Bret Hart, Guns and Roses, John Prescott; recent history is filled with failed and embarrassing comebacks. The Hitman was unable to wrestle after a concussion which ended his in-ring career in 1999 and instead took up a woeful peripheral role upon his return, Axl Rose led a G N'R tribute band through a series of late live shows and a pitiful album 15 years after the last, while Prescott was simply deemed past his sell-by date as he lost out in the PPC election in Humberside.

These examples are far from the exceptions, and while sought after returns fulfil sentimental demand, they rarely breed success, nor do they live up to the hysteria. After Hart, Rose and Prescott read the impending comeback of Thierry Henry at Arsenal.

The Frenchman scored 174 goals in 254 games in his eight-year spell at Arsenal, becoming the club's record goalscorer and arguably their greatest ever player in one fell swoop. His sale to Barcelona not only marked an end to one of the most successful and thrilling eras in the club's history but it also sparked a decline in Henry's career.

A three-year spell at the Nou Camp followed before a switch to the pre-retirement home that is the MLS where Henry has sauntered through two seasons with the New York Red Bulls.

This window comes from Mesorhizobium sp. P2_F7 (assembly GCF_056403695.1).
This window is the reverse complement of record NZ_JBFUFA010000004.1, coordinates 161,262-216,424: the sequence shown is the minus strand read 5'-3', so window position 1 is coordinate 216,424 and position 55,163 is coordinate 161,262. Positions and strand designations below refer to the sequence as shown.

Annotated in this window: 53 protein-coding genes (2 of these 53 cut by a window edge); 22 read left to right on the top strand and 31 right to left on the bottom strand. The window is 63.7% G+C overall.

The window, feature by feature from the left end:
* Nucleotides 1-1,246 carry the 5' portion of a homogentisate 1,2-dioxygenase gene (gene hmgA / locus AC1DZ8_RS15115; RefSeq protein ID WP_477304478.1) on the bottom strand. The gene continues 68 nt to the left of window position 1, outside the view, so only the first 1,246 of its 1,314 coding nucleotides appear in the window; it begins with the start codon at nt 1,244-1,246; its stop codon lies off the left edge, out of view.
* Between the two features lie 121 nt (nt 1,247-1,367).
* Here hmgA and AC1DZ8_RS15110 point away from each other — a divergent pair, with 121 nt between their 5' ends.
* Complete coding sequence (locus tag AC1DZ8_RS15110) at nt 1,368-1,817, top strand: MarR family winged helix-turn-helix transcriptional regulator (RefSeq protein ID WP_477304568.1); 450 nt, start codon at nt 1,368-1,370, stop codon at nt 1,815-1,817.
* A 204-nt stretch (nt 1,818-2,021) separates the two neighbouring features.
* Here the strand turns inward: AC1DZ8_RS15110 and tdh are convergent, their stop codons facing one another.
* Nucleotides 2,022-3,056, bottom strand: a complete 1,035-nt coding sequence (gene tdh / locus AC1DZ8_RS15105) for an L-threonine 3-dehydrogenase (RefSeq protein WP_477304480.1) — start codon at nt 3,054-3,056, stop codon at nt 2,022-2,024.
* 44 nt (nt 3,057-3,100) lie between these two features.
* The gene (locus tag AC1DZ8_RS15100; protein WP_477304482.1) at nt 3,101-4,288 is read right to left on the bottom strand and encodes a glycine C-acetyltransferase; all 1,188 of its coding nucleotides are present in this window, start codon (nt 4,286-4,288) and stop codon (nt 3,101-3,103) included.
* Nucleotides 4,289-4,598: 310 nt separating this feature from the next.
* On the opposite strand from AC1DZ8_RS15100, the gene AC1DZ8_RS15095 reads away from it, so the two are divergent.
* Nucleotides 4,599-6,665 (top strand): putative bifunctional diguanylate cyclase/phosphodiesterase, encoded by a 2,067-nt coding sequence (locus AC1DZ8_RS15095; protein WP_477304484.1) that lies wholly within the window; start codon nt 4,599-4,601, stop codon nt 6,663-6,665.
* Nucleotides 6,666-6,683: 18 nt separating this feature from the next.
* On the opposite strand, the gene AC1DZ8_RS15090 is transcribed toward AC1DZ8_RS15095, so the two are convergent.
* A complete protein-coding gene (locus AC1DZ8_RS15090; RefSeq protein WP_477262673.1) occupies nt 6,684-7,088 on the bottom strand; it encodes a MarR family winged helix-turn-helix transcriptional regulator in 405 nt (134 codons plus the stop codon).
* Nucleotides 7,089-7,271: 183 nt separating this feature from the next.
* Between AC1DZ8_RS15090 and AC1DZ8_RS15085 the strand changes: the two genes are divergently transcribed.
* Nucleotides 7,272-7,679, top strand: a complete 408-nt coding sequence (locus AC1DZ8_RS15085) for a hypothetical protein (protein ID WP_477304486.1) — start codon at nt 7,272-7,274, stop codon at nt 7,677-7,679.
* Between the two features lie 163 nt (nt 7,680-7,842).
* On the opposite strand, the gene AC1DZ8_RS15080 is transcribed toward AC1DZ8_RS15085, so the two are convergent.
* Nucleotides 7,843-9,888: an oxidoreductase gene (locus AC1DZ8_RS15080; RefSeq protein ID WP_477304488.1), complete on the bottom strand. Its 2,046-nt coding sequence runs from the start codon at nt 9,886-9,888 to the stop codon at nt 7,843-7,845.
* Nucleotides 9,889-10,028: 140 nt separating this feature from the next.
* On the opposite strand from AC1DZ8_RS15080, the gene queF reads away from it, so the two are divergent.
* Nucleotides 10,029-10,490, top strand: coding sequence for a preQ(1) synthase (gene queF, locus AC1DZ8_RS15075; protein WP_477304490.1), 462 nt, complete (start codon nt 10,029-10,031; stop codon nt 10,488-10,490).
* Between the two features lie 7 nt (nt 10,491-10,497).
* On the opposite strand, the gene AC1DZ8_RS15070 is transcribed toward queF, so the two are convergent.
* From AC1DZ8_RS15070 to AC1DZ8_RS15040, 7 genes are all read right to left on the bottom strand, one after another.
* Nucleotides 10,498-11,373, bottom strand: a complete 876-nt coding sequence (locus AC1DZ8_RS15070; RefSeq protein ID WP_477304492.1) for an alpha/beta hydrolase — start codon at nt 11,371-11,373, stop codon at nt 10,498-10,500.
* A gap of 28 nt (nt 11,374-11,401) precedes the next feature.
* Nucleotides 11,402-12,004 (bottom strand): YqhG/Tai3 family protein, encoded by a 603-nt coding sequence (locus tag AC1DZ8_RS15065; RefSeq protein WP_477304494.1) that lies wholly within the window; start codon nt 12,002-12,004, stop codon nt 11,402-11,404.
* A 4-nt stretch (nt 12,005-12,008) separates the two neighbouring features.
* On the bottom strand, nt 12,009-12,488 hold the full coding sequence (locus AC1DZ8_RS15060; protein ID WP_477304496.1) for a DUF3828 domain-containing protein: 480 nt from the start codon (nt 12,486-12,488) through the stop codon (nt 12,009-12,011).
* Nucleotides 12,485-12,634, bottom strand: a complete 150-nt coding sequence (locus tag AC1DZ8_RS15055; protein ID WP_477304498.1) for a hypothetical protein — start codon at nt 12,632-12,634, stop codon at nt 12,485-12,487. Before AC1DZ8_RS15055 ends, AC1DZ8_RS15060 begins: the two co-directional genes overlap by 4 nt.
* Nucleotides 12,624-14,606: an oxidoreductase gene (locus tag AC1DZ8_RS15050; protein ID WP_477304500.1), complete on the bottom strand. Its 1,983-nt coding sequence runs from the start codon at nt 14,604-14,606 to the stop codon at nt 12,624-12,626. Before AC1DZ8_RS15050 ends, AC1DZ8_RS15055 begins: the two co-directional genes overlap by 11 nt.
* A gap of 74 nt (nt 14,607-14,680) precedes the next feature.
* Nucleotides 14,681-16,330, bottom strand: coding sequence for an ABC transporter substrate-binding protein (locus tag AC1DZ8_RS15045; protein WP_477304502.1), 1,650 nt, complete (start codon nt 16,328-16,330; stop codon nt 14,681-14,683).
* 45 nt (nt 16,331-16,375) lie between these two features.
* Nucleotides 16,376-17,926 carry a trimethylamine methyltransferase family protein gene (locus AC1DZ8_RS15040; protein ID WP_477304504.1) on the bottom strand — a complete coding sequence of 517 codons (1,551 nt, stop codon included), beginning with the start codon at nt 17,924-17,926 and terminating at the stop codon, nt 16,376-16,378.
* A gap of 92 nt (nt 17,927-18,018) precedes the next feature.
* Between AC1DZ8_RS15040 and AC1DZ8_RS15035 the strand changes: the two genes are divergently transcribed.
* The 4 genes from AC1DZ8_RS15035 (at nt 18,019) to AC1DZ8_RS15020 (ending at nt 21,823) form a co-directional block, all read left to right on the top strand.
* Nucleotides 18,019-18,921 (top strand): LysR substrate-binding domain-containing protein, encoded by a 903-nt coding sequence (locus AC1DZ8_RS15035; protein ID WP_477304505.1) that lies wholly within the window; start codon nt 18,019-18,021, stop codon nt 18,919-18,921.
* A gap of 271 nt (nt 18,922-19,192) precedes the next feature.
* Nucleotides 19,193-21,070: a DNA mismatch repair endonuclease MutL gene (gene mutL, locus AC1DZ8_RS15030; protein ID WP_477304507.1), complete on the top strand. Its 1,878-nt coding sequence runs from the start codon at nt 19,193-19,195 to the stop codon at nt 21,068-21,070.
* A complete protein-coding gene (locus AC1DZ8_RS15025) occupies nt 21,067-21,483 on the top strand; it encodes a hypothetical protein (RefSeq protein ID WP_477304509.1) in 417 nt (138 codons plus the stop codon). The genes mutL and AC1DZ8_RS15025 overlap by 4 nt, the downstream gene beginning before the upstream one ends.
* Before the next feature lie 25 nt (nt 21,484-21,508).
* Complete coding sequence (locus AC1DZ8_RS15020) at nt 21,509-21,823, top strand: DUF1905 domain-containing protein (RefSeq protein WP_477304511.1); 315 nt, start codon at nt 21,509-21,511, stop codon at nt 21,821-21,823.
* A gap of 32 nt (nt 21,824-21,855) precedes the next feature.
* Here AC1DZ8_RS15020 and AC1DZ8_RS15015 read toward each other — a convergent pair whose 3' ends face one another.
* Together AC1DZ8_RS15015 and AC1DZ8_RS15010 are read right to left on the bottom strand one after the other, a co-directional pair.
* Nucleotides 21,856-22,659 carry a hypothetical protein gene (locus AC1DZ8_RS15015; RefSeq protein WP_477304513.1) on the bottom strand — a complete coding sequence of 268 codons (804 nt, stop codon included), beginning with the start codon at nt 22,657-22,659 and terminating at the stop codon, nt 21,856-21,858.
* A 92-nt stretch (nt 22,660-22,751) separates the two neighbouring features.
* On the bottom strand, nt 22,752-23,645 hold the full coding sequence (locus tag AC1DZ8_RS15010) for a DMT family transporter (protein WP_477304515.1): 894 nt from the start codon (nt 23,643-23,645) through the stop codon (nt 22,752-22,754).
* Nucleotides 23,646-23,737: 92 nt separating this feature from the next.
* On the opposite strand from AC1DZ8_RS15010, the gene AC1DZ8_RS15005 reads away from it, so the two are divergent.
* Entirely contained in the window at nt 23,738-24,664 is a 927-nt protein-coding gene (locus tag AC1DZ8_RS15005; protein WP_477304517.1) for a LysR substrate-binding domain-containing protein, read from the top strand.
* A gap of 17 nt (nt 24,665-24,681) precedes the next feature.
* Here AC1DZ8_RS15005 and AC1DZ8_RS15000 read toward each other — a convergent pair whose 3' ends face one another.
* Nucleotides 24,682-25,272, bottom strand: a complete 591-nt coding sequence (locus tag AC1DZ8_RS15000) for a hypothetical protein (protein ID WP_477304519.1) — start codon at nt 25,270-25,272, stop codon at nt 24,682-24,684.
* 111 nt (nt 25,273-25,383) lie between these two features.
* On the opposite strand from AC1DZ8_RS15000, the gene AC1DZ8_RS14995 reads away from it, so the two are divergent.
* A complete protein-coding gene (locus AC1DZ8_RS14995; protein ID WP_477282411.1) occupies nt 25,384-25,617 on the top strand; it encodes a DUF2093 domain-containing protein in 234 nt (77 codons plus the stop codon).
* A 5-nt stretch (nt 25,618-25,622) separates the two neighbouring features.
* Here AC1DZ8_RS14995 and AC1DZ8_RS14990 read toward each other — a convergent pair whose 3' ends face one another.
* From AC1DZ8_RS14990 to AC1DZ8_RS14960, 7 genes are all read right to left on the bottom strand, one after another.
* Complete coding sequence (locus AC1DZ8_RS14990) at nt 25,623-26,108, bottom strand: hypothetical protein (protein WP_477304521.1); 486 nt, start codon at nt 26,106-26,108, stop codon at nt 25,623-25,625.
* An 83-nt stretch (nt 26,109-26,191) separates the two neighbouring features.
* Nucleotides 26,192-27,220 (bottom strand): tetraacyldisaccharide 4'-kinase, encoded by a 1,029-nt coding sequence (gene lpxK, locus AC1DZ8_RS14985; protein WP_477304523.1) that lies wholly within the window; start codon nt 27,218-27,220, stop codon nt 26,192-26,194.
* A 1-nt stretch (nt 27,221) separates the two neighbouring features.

Amid Arsenal's 125th year celebrations last year, Arsene Wenger recruited Henry, who had a statue unveiled outside The Emirates Stadium as part of the landmark for the club, for a spell on loan.

Thierry Henry
Henry is set for a third spell at Arsenal.

Seven appearances and three goals followed before the 35 year old returned to New York for the resumption of the 2012 season. Nine months down the line and it's a case of déjà vu, with Wenger set to give Henry, who will return to north London to train in the offseason, the opportunity of a third spell. at the club.

While his first spell was brilliant and destructive, his second sentimental but effective a third would strike an altogether different tone. During a season, which will inevitably be judged by Arsenal's trophy haul, during which Wenger is leading a squad in transition, the addition of Henry would undermine the efforts of the new crop and be another telling reminder of what they've thus far been unable to achieve.

It's also debatable that nine months on from some stuttering, yet effective cameo appearances, what can he add to an Arsenal team which rarely accommodates players unable to cope with their pace and verve?

Last season's seven appearances, albeit laced with goals, exposed Henry's deterioration in football terms since his days in the Premier League and La Liga. With memories of his prime still fresh in the mind of English football supporters, being subjected to further grotesque images of his diminishing footballing ability might be too hard to take.

On Saturday, Henry played the role of supporter, as he enjoyed Arsenal putting Tottenham Hotspur to the sword. For the sake of his legacy among football supporters, and Gunners fans alike, let's hope he resists in making his footballing swansong back where he made his name.